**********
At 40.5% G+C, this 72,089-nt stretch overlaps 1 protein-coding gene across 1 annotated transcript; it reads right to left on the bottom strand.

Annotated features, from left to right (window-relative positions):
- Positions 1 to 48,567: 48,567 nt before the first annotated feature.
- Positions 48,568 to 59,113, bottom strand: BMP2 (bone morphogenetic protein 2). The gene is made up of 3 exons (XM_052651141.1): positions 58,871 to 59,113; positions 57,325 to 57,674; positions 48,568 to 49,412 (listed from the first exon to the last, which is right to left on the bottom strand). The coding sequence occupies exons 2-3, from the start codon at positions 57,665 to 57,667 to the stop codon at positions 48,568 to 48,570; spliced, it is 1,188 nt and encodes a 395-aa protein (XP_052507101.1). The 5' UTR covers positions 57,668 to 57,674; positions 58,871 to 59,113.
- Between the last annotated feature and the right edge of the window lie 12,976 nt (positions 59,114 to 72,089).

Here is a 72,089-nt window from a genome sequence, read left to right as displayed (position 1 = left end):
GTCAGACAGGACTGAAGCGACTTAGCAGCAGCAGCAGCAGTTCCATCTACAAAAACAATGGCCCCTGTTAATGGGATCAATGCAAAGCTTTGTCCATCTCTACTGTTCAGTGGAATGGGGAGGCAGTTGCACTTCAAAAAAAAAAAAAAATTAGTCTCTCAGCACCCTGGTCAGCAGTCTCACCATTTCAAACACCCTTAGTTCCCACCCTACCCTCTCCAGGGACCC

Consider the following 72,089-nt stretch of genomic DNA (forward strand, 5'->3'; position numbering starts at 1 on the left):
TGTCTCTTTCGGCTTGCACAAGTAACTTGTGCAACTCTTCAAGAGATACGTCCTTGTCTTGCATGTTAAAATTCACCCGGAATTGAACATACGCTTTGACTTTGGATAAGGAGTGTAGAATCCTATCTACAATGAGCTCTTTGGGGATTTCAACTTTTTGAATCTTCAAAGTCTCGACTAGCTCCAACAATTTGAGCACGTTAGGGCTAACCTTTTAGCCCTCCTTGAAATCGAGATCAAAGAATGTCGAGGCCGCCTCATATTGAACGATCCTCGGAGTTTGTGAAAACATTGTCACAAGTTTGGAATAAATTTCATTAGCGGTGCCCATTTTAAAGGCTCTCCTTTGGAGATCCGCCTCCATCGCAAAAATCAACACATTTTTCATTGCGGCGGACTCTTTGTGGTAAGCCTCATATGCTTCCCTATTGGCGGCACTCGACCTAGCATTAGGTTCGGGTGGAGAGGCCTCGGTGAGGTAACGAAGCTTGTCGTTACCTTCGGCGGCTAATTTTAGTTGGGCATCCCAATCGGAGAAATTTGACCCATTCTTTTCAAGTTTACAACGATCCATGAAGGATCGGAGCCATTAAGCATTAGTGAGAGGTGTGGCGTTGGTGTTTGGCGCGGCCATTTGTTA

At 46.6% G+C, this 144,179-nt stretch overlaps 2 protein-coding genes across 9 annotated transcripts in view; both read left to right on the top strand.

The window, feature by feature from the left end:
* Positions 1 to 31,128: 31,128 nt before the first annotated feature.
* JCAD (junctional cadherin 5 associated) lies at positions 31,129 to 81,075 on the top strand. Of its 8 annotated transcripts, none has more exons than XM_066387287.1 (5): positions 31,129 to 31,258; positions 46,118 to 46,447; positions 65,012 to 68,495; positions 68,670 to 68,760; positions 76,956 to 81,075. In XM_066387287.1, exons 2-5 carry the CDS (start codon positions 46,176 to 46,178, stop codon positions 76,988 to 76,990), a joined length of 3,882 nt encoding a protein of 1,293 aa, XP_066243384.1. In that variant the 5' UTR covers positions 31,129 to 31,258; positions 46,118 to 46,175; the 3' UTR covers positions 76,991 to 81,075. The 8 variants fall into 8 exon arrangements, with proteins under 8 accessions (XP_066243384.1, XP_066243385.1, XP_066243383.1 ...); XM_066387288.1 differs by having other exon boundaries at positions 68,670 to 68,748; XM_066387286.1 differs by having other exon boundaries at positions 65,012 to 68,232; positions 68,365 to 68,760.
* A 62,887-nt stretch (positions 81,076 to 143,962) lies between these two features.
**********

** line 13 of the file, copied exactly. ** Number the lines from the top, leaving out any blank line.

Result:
* JCAD (junctional cadherin 5 associated) lies at positions 31,129 to 81,075 on the top strand. Of its 8 annotated transcripts, none has more exons than XM_066387287.1 (5): positions 31,129 to 31,258; positions 46,118 to 46,447; positions 65,012 to 68,495; positions 68,670 to 68,760; positions 76,956 to 81,075. In XM_066387287.1, exons 2-5 carry the CDS (start codon positions 46,176 to 46,178, stop codon positions 76,988 to 76,990), a joined length of 3,882 nt encoding a protein of 1,293 aa, XP_066243384.1. In that variant the 5' UTR covers positions 31,129 to 31,258; positions 46,118 to 46,175; the 3' UTR covers positions 76,991 to 81,075. The 8 variants fall into 8 exon arrangements, with proteins under 8 accessions (XP_066243384.1, XP_066243385.1, XP_066243383.1 ...); XM_066387288.1 differs by having other exon boundaries at positions 68,670 to 68,748; XM_066387286.1 differs by having other exon boundaries at positions 65,012 to 68,232; positions 68,365 to 68,760.